How we’re handling Hurricane Irene

by CynthiaYockey on September 24, 2011

I’ve spent most of the last few days figuring out how to cope with Hurricane Irene. My biggest concern is that we could lose our electricity because my father and I both have obstructive sleep apnea and use respirators to keep our airways open while we sleep. Dad is 95 and could die. I will be injured — there’s no “might” about it — and lose executive function I’ve worked hard to regain. A power outage that struck at 11 pm this winter when we were snowed in was a heartbreaking setback. So I was very motivated to find a solution in our price range.

My first move was based on an assumption that turned out to be wrong. Motels and hotels do not all have back-up power to run lights in the rooms and elevators during a power outage. I only found one that did. It’s about 20 miles away and out of our price range. It still would not have been totally safe for my father, though, because he is on a low sodium diet. No restaurants serve meals he can eat safely. (We do go out occasionally but he would not get away with a whole day of high-sodium restaurant food without really dire consequences.) The ideal hotel would have back-up power and rooms with full kitchens. I didn’t find one with both.

I also checked out generators but they also were out of our price range. However, a generator will be our next big purchase because we have frequent power outages even on calm, sunny days for no obvious reason. Apparently you can use generators by either running extension cords from them straight to your appliances or by getting an electrician to install something that lets it power selected circuits in your home. The quality of the power they put out also is an issue, according to a review on Amazon. Some of them can fry delicate electronics, which is exactly what I want to run. Apparently the Generac XP line was designed to solve that problem. I now covet the Generac 5604 XP Series XP4000 5,000 Watt 220cc OHV Portable Gas Powered Generator, yea verily, even above an iPhone or iPad2.

Yesterday the county robocalled with an announcement that a nearby high school would be the county’s emergency shelter. I went over this afternoon to check it out. The cot they are providing is too low for my father to be able to stand up from it without assistance. I am an expert in how to provide this assistance, since I did it so often for my late life partner, who was quadriplegic, but I have a lumbar vertebra that’s badly out of place. Helping my father to stand so I could take him to the restroom would be dangerous for me.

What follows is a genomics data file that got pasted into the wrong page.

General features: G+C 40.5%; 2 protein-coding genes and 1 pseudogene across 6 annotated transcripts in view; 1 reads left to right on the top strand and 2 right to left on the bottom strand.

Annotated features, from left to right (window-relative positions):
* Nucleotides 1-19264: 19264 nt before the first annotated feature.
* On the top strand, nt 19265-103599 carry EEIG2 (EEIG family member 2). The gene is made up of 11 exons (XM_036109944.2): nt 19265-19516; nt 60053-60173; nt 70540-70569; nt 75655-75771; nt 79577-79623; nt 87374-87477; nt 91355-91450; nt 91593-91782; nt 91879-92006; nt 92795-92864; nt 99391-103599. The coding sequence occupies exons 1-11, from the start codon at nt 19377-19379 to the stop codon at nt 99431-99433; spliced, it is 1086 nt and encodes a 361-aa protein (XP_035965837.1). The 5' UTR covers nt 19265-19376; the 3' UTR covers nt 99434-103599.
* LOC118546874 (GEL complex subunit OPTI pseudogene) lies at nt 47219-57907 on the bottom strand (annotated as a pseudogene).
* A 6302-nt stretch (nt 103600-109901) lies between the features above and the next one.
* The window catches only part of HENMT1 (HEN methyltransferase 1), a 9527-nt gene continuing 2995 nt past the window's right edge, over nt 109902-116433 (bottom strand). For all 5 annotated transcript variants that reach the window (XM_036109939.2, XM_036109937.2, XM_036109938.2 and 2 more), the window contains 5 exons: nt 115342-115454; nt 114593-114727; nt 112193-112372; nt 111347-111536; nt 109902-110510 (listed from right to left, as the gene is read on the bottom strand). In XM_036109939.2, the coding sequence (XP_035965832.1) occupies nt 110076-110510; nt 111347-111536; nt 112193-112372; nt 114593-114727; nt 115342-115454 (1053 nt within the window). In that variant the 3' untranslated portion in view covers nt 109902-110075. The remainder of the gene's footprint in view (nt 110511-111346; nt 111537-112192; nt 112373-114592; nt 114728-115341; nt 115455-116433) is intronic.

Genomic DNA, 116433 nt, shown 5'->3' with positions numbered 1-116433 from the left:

So it looks like the safest thing is to stay home and hope that the road to the high school is clear so we can get to it if the power goes out. The winds in our area as the hurricane passes will be in the 25 to 40 mile per hour range. This is enough to knock out power and block the roads with fallen branches and trees, but we might get lucky. (If we do lose power, it is likely to be back on within 24 hours.)

Dear Instapundit, who is celebrating his birthday today, provides a useful round-up of tips on preparing for hurricanes and power outages. Dear Melissa Clouthier has a comprehensive list she has developed from experience. The Anchoress and Michelle Lancaster at Big Government also have handy lists on how to prepare for a hurricane. However, they all assume their readers have the resources to follow their suggestions. If you want to help people who don’t, please donate to the American Red Cross. I love the Red Cross with all my heart. The Red Cross is working with our county to operate the shelter we would use. Donations now help the Red Cross be prepared for the next time they are needed — click here for more info. Or, to donate $10, text “REDCROSS” (without the quotes) to 90999 (I think it’s charged on your cell phone bill).

If you want to follow the track of the hurricane, the best tracker I’ve found is at


I’m still working on a follow-up post about Marcus Bachmann. I was not just calling him bad names out of spite, as some commenters appear to have assumed. I will explain.

Note: This was originally posted on August 27. My web host lost it on Sept. 17, so I am restoring it manually. I could not recover the comments.

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